I had two goals for this year’s Thanksgiving break: avoid setting an alarm clock in the mornings, and binge watch the entire first season of Stranger Things. Are these goals petty? Absolutely. Do I regret them? Absolutely not. In fact, I did better than expected. Not only did I average around ten hours of sleep from Tuesday to Sunday night, I got through both seasons of Strangers Things. Listen, I haven’t been able to get through a TV show in almost two years (Game of Thrones being the exception, of course), so for me, I think this deserves a pat on the back.
While writing this, I’m atoning for my slug-like behavior that overcame me last week. The end-of-semester projects and presentations are piling up, my senior research is in need of some serious attention, and my poor bank account is gasping for funds. It would have been productive for me to get ahead on my Physiology presentation or make an effort to make a bit more headway into my research. It’s true — I cannot deny my laziness. However, Thanksgiving break, and all other breaks, for that matter, are filled with coulda-shoulda-woulda’s and if there is anything I’ve learned, we need to accept ourselves for who we are, and give our minds a rest.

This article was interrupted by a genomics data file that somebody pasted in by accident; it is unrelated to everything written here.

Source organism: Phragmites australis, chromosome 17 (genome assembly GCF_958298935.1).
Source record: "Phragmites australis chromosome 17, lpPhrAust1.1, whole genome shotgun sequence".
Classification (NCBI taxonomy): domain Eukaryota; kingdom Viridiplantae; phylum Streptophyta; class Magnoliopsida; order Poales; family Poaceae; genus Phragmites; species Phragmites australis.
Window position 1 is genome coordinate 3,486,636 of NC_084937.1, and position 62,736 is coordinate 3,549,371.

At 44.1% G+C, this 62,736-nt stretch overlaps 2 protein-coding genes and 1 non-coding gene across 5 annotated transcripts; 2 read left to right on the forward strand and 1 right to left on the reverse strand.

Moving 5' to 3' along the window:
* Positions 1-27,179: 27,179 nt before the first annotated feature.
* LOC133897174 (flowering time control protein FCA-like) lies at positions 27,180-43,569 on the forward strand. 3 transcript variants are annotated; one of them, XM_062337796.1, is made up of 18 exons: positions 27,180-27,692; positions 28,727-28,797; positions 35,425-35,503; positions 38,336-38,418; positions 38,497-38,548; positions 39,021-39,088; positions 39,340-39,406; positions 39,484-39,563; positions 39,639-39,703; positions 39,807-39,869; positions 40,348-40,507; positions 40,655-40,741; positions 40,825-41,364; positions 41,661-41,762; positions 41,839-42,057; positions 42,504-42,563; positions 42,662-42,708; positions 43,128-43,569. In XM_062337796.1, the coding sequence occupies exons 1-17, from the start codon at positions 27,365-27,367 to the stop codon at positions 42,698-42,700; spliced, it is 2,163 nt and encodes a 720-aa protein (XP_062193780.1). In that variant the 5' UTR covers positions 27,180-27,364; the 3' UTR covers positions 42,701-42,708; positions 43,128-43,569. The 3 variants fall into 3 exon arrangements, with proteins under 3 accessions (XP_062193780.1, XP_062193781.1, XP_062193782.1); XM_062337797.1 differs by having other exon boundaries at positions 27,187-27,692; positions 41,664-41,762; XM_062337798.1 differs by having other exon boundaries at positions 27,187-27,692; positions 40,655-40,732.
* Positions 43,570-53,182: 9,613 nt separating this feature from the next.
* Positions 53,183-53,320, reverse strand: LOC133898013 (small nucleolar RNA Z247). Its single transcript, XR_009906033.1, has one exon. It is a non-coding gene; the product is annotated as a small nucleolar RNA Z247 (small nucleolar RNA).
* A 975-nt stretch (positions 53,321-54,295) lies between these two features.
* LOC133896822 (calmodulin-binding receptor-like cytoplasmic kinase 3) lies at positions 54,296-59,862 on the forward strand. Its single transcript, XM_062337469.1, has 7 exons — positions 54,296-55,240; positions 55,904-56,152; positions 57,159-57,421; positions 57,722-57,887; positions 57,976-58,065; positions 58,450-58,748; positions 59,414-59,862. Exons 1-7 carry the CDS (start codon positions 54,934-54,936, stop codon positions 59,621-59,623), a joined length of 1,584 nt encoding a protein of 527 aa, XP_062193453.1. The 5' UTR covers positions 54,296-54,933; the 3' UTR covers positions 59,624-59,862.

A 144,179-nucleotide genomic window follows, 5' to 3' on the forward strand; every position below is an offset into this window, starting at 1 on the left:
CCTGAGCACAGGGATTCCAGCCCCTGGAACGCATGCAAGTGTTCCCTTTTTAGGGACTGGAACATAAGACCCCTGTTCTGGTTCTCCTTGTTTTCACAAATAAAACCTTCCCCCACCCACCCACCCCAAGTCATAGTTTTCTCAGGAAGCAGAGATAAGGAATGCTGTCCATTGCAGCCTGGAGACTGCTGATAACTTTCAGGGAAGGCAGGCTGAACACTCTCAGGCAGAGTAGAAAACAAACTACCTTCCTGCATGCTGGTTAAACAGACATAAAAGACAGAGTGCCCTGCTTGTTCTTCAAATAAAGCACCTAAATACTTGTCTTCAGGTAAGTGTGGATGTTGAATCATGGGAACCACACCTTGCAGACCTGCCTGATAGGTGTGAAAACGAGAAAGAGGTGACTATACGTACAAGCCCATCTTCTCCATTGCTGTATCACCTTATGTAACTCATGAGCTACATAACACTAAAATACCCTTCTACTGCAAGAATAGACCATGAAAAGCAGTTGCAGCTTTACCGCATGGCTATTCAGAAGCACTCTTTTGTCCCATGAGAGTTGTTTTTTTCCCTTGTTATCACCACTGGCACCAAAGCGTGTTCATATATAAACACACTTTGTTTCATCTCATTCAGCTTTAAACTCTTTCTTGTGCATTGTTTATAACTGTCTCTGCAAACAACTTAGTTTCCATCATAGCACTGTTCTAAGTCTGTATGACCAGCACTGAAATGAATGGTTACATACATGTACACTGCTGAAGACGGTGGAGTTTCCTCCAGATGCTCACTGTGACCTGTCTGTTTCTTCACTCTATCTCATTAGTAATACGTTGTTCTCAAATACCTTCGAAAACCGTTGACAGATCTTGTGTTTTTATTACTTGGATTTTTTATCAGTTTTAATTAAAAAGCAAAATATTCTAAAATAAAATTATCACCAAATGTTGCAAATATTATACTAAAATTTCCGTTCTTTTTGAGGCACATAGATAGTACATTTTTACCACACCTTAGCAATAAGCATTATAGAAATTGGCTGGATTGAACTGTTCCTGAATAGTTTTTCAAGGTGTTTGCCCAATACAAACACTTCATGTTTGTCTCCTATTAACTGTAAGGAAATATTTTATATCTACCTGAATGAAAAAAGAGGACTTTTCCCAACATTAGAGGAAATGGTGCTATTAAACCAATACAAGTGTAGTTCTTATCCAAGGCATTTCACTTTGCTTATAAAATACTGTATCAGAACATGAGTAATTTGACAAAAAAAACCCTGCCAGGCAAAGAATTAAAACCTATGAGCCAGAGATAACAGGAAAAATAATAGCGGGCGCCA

I am lucky enough to live only 45 minutes away from my family, so at any point during the semester, I can go bother my parents for a home-cooked meal over the weekend. What about my peers who hail from Texas, California, or Wisconsin, who might be seeing their families for the first time in several months? Thanksgiving break is meant to break bread with our loved ones, break our binge-watching streak only to scavenge the fridge for more snacks, and to break, or at the very least, ease the pressure that we put on ourselves at this point in the semester. All Stevens students know that time is our most valuable possession, and that applies to the minutes spent in the company of family and friends.
Next week is Dooms-Week. No, I won’t be fighting the Demogorgans or sealing the gate between Earth and the Upside Down—those are feats that would require much more than a degree from Stevens. However, the final projects, presentations, and papers that could be comparable to the most voracious and merciless Demo-dogs all seem conquerable with a rejuvenated mind filled with even more stranger things.